How Can I Keep my Credit from Preventing Me From Moving?



I’ve heard the scenario a thousand times and I’ll hear it a thousand more: “I want to move out of my crummy apartment but my bad credit is stopping me!” In Chicago, rental companies tie credit to rental eligibility. Young people end up staying at home longer because they don’t have the credit to move! However, the age of the client doesn’t matter. Young, old and older still will find themselves in this cach-22. It’s a frustrating knot to untangle; however, here are a few suggestions that might help!

Know the Score

Generally, landlords are looking for scores over 620. Understand that there are many companies that produce credit scores. It would be a good idea to know which agency is scoring you the highest and direct the credit check toward the high-scoring company. Generally, the scores are about the same; however, the difference between a few points might just the difference that you need. In addition, limit the amount of inquiries. Don’t allow just anyone to run your credit. Every time credit is run, the score is affected. Of course, moving as soon as possible is important; however, be serious and choosey when it comes to running credit. Also, be wary of outrageous fees to run credit. There may be some fees, but watch out for $300 or even $500 fees.

Be Ready With the Paychecks

Rentals move quickly. Often, a leasing agent will ask for paperwork. If it’s not produced in days, often times, the rental unit will be gone. Before starting the search, find out from your employer how to access paystubs on-line. Then, make sure to have the leasing agent’s e-mail so that you can send it over immediately. A little preparation will show that you are more than your credit score.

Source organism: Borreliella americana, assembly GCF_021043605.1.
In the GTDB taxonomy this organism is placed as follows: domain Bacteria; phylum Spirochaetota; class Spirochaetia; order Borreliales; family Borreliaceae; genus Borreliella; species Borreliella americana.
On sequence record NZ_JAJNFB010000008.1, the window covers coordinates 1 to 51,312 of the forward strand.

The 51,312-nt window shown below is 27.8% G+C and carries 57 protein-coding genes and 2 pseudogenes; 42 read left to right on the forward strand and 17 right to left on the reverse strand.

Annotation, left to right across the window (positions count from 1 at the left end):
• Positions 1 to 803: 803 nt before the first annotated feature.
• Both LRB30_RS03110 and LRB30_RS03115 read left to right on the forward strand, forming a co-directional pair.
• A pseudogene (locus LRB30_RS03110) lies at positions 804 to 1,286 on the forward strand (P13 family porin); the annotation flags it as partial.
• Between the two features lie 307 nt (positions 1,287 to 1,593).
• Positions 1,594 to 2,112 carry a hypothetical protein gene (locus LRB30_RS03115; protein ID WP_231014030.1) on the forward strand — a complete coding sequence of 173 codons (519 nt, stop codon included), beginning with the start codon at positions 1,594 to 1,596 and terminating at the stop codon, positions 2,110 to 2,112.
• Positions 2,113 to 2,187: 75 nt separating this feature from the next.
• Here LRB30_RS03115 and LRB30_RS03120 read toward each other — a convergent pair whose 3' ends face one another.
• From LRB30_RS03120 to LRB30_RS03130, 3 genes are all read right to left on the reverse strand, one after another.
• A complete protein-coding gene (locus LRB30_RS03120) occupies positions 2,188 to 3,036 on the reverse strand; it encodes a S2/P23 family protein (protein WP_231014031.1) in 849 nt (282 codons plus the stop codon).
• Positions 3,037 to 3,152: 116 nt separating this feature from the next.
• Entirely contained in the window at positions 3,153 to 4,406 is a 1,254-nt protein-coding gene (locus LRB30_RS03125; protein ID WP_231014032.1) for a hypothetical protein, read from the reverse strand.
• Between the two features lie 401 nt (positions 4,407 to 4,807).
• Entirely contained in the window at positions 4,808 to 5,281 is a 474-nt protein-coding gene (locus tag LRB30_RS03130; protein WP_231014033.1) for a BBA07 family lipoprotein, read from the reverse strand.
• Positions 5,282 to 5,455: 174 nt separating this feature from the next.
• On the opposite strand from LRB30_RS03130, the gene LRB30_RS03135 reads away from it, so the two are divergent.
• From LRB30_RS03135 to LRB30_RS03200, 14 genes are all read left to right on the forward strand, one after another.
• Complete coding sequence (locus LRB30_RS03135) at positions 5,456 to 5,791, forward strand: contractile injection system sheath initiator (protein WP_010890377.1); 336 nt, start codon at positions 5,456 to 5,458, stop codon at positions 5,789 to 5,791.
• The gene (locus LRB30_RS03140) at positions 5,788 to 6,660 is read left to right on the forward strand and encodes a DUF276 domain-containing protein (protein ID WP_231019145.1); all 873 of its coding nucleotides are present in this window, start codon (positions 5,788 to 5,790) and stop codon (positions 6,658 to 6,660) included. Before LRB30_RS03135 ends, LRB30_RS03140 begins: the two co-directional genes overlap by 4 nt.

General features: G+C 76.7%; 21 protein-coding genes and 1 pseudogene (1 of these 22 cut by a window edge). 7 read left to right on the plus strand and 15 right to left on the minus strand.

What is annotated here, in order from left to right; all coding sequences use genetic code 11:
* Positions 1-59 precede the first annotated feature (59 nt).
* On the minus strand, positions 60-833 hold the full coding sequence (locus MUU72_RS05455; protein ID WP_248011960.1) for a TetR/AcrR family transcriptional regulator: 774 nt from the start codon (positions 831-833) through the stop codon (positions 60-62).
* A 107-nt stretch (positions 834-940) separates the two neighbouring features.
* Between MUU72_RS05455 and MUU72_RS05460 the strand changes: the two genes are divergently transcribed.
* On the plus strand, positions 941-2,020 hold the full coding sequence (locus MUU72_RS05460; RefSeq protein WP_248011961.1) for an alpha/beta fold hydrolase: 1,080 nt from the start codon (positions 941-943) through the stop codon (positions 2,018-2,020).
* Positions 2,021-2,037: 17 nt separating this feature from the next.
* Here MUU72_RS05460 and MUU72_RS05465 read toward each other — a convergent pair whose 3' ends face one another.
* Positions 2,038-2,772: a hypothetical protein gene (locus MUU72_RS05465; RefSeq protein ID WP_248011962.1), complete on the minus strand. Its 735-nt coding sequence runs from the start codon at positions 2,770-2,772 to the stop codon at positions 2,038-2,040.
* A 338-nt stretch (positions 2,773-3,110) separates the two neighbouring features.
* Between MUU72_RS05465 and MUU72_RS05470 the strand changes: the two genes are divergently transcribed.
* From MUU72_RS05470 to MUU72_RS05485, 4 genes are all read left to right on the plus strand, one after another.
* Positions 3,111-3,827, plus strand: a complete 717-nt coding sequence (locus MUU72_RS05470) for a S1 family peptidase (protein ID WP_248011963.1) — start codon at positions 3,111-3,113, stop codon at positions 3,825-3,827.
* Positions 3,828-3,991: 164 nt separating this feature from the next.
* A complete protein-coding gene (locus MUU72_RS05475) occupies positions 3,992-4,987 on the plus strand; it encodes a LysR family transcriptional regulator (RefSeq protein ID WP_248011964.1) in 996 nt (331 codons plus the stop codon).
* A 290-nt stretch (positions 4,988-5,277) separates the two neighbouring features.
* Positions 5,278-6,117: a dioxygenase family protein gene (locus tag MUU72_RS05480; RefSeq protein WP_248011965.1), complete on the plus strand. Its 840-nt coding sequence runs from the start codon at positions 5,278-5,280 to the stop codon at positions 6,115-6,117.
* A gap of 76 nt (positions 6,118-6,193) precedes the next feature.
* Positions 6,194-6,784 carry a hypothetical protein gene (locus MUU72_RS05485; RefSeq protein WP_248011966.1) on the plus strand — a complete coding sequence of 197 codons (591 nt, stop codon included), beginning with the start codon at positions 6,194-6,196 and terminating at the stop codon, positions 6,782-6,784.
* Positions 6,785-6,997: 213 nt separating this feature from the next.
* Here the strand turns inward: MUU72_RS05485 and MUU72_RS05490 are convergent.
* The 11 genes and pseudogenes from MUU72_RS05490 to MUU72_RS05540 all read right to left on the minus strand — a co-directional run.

Get Vetted

There are two major ways to involve other, more qualified people into your relationship:

1) Recommendations: While not always necessary, a good recommendation from a pillar of the community, like an Alderman or local religious organizer, may tip the scales in your favor. Generally, a leasing agent will at least allow you to include these types of recommendations in your application;

2) Co-signer: This is much more dramatic than a recommendation and puts the signer on the hook if you don’t pay rent. Leasing agents may be more willing to rent to you if there is someone else that can foot the bill if you fall through on your obligation. Make sure that your co-signer understands the liability that he or she is getting into before entering the contract or it could cause a lot of tension later.  

For more ways, form letters, call SLF today at (312) 620-6499

The Shimotake Law Firm, LLC is willing to talk more about ways to help keep Chicago renting. We’re also willing to provide free evaluations. WE ARE NOT GOING TO CO-SIGN FOR YOU, SO DON’T ASK! But call today for your free evaluation at (312) 620-6499 or text “HELP.“